“This really is the golden age of this type of experimental science,” Budil said. “Not a week goes by that someone doesn’t bring me a new result or an amazing new diagnostic technique that far outstrips anything I could have imagined when I was doing this type of work. And that to me is really exciting.

“Experimental science doesn’t exist simply to validate what we know,” Budil added. “It really is to teach us new things and to help us probe the frontiers of science.”

Screenshot of virtual presentation by Benjamin Ofori-OkaiSLAC National Accelerator Laboratory research associate Benjamin Ofori-Okai discusses his experiment during a virtual meeting of the JLF User Group.

JLF User Group Chair Christine Krauland of General Atomics said she appreciated the Lab’s quest “to push the broader HED science physics community and to train students. We really are grateful for this facility existing and can’t exist without this great user community.”

Last year was supposed to be the last full year of a four-year effort to refurbish JLF, which had included components from previous LLNL lasers that were up to 50 years old. The COVID-19 restrictions did push that schedule back about six months, but the project—which will give the facility new laser capabilities and state-of-the art automated control systems—is back on track to allow outside researchers access by next February, said JLF Director Bob Cauble. He expects to issue calls for new experimental proposals in about six months.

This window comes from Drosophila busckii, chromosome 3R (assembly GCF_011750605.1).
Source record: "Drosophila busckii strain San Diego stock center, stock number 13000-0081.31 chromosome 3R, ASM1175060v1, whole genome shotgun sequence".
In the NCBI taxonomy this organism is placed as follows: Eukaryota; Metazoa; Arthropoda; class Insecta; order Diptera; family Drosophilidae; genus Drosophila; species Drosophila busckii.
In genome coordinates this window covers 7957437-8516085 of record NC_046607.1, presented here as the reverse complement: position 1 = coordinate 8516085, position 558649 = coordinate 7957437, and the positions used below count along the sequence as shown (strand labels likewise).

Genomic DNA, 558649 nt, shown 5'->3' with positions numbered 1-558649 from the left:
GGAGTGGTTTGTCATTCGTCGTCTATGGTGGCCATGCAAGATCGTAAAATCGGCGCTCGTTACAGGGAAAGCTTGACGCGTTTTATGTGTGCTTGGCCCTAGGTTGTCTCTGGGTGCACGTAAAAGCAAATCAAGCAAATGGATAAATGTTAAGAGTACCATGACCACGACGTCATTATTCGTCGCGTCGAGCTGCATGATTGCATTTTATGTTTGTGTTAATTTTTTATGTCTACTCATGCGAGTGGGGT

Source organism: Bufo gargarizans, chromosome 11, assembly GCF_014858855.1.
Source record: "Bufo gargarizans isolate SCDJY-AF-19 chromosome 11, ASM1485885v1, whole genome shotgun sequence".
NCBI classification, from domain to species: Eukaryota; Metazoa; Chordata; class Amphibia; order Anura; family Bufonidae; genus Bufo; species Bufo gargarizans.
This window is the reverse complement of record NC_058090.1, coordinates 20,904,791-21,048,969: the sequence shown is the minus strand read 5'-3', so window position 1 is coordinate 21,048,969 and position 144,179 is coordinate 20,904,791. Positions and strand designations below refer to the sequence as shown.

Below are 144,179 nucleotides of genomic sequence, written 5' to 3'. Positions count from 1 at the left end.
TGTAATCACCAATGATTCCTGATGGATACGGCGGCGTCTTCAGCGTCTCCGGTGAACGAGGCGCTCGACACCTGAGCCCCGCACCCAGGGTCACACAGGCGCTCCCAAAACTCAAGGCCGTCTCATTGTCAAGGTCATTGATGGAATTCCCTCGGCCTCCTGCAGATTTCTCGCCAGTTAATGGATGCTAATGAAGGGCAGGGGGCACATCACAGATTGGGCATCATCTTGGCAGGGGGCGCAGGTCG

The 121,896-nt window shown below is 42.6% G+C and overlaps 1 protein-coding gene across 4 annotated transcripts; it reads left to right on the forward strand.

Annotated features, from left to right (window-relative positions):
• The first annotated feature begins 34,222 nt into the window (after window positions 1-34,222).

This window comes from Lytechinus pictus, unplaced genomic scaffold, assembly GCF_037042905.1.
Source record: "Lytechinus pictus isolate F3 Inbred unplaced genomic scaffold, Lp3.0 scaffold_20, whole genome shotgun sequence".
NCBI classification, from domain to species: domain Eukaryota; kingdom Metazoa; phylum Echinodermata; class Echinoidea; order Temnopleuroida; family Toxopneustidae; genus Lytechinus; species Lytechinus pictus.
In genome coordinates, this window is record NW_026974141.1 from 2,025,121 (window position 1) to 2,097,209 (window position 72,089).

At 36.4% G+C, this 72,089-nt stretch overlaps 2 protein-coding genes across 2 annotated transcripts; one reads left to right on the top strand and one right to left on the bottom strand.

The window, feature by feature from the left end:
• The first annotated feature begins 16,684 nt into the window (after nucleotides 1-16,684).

General Atomics provided support for the meeting’s annual Poster Session; the poster contest winner in the postdoctoral category was Edward Hansen of the University of Rochester for “Implicit Anisotropic Magnetic Resistivity in the FLASH Code,” a high-performance computing application code used for physics problems.

In the graduate student category, John Ryan Peterson of SLAC National Accelerator Laboratory and Stanford University took first place for “Magnetic Field Amplification by a Nonlinear Electron Streaming Instability.” Second place went to Michael Wadas of the University of Michigan for his poster, “Analysis of Unsteady Strong Shock Waves with Applications to Hydrodynamic Instability Growth.”

Screenshot of NIF-JLF 2021 poster contest winnersNIF-JLF 2021 poster contest winners: From left, Michael Wadas, University of Michigan, John Ryan Peterson, SLAC National Accelerator Laboratory and Stanford University, and Edward Hansen, University of Rochester.

The latest group of future Discovery Science projects selected spans galaxy clusters, turbulent combustion, star-formation dynamics, accreting black holes, white-dwarf envelopes, cosmic-ray generation, magnetic-field destruction, and exotic beam-generation mechanisms. The NIF and JLF members heard presentations from:

  • Didier Saumon, Los Alamos National Laboratory, on “Scratching Below the Surface of White Dwarf Stars: EOS Measurements at Gbar (1 Gigabar=1 billion Earth atmospheres of pressure).”
  • Seth Davidovits, LLNL, on “Laser Experiments on the Turbulent Formation of Stars.”
  • Roberto Mancini, University of Nevada Reno, on “Achieving Iron Photoionization Equilibrium at NIF.”
  • Federica Coppari, LLNL, on “The Structure of Superionic and Complex Water Ices at Terapascal (1 TPA=10 million atmospheres) Pressure.”
  • Michael Paul, Hebrew University of Jerusalem, Racah Institute of Physics, on “Noble-Gas Accelerator Mass Spectrometry Platform at NIF for Nuclear Astrophysics.”

Commented NIF Director Doug Larson, “NIF is continuing to deliver for stewardship, producing stunning results, addressing important questions for stewardship, bringing the next generation of scientists along the way, and pursing the grand challenge of fusion ignition in the laboratory.”

—Benny Evangelista